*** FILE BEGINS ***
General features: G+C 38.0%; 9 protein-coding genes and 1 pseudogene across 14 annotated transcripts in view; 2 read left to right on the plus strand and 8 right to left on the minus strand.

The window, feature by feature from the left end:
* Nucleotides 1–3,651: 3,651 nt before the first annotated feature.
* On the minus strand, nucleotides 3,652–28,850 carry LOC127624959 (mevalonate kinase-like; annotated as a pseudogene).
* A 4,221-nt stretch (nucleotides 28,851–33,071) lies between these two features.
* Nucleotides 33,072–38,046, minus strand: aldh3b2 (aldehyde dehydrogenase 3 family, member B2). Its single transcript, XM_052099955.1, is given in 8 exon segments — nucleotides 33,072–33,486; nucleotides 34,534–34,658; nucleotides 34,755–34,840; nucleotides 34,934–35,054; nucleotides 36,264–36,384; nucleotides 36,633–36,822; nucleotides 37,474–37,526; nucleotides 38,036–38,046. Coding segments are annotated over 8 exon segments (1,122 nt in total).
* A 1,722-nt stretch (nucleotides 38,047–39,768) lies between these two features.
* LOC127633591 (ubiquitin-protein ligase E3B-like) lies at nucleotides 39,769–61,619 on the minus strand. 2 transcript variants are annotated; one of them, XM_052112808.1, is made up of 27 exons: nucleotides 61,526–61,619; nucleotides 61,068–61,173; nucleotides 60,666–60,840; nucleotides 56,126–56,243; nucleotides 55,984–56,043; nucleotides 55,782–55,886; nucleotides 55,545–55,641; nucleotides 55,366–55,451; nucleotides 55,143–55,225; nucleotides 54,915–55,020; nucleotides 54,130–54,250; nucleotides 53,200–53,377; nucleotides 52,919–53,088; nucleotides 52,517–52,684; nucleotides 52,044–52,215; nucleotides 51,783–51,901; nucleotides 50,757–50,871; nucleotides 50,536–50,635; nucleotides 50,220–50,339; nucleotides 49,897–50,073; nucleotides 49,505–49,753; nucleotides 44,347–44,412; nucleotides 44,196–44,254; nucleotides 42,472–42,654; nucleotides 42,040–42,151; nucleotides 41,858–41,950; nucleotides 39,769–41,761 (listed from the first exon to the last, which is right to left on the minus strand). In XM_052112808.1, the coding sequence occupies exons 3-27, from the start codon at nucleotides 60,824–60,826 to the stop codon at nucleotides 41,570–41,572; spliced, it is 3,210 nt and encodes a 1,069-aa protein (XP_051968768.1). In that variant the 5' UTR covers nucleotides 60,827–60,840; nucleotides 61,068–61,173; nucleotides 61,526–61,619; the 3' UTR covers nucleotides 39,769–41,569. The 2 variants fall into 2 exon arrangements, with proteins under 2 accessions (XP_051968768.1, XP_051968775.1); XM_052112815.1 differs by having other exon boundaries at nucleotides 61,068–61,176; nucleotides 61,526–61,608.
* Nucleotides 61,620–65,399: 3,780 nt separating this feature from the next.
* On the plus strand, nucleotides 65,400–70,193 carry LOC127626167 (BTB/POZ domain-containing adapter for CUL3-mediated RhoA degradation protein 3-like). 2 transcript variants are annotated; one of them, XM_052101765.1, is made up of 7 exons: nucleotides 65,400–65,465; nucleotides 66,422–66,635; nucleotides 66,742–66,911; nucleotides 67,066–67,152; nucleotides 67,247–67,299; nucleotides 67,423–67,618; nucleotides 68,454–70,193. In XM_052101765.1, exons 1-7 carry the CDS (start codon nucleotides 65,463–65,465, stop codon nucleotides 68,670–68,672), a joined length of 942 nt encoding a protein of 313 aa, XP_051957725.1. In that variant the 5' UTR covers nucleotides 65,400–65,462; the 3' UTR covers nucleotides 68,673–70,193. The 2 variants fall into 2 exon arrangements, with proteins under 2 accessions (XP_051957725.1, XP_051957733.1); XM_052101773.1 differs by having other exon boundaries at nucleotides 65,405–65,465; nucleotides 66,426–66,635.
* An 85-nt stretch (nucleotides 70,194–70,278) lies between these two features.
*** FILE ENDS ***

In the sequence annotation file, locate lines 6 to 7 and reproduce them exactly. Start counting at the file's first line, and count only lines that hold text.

* Nucleotides 33,072–38,046, minus strand: aldh3b2 (aldehyde dehydrogenase 3 family, member B2). Its single transcript, XM_052099955.1, is given in 8 exon segments — nucleotides 33,072–33,486; nucleotides 34,534–34,658; nucleotides 34,755–34,840; nucleotides 34,934–35,054; nucleotides 36,264–36,384; nucleotides 36,633–36,822; nucleotides 37,474–37,526; nucleotides 38,036–38,046. Coding segments are annotated over 8 exon segments (1,122 nt in total).
* A 1,722-nt stretch (nucleotides 38,047–39,768) lies between these two features.